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Turkey Expands Demands For Finland, Sweden NATO Entry: Change Domestic Laws

Turkey Expands Demands For Finland, Sweden NATO Entry: Change Domestic Laws

Turkey on Tuesday said it has communicated its demands to Finland and Sweden which must be met if they hope to join NATO. Last Friday, delegations representing the Scandinavian countries headed home from Ankara with a list of Turkey’s concerns. A Turkish official previously told Reuters of the talks which made no progress, “They need to take concrete steps that will be difficult. Further negotiations will continue. But a date doesn’t seem very close.”

“Finland and Sweden should change their laws if needed to meet Turkey’s demands and win its backing for their bid to join NATO, the Turkish foreign minister said on Tuesday, doubling down on a threat to veto a historic enlargement of the alliance,” Reuters says in its latest reporting. Ankara has said it’s awaiting a response after handing over documents to the countries’ representatives.

Turkish Presidency’s office, via Reuters

Cavusoglu said Turkey, which makes up the NATO alliance’s second largest military, will keep its veto in place unless its demands are met. All 30 countries that make of the military bloc must approve of membership expansion.

“Are our demands impossible? No. We want them to halt their support for terror,” Cavusoglu said to state-run Anadolu news agency.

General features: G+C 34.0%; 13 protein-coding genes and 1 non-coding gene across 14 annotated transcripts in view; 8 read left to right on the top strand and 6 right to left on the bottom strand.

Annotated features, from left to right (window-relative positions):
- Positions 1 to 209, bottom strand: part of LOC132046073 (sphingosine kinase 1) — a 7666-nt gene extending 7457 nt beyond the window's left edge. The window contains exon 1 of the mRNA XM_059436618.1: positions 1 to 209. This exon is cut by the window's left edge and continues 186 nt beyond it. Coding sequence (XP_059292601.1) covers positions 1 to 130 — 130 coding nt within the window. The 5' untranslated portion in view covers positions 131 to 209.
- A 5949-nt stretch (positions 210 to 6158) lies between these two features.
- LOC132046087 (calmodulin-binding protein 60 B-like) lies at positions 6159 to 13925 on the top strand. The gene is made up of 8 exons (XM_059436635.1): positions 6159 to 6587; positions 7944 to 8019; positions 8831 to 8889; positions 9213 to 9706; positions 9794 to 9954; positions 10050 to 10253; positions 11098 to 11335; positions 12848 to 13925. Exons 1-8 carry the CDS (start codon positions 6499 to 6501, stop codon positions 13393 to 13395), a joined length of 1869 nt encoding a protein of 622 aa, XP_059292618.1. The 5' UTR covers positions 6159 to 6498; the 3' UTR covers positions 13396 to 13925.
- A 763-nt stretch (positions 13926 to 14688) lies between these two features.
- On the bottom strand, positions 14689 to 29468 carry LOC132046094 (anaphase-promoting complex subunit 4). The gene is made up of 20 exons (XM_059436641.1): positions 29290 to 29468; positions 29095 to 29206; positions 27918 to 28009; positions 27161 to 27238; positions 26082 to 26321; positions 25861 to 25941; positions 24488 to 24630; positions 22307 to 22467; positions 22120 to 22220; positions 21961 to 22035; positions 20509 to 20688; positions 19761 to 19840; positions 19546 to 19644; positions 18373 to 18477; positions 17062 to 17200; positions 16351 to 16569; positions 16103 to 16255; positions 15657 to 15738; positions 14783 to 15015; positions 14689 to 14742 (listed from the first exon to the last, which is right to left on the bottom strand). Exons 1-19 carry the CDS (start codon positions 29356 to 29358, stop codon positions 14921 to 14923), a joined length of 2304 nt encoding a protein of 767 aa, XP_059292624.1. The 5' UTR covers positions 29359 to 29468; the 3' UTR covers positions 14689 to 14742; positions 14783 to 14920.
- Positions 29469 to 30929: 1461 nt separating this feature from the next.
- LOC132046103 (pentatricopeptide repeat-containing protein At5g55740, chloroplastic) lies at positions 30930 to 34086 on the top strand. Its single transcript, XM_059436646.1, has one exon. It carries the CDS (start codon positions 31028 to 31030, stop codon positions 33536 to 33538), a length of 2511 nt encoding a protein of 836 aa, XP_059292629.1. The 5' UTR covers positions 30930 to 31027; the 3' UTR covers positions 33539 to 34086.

But the hurdles for Finland and Sweden’s dual ascension amid the Turkish objection now look more significant than ever, given that Cavusoglu stressed the countries would actually have to change their domestic laws. He said:

“They put it this way: ‘since we are far away from terror regions, our laws are designed that way’. Well, then you need to change them,” he said. “They say it is allowed for the terrorist organization to organize events and wave their flags around. Then you have to change your law.”

In describing what was outlined to Finland and Sweden, the Turkish top diplomat detailed they must:

  • halt their support for the PKK and other groups

  • bar them from organizing any events on their territory

  • extradite those sought by Turkey on terrorism charges

  • support Ankara’s military and counter-terrorism operations

  • lift all arms exports restrictions

Particularly the ban on PKK-linked groups’ ability to “organize events” would require a drastic change in ‘right to assembly’-related laws on a domestic front, which is probably a tall order, given it would first require designating the PKK and its officials a listed terror organization inside Finland and Sweden. Further, the list has gone from merely requesting “halting support” to the PKK, to demanding that Helsinki and Stockholm actively support Turkey’s “military and counter-terrorism operations”.

Meanwhile, a statement from Erdogan’s office said, “Eventually Finland’s government must decide which is more important — to join NATO or protect these kinds of organizations.”

Given all of this, as some have already predicted this means “fast-tracking” the countries’ ascension is all but dead as a realistic option. At this point, their membership bids could even take years.

Tyler Durden
Tue, 05/31/2022 – 13:23

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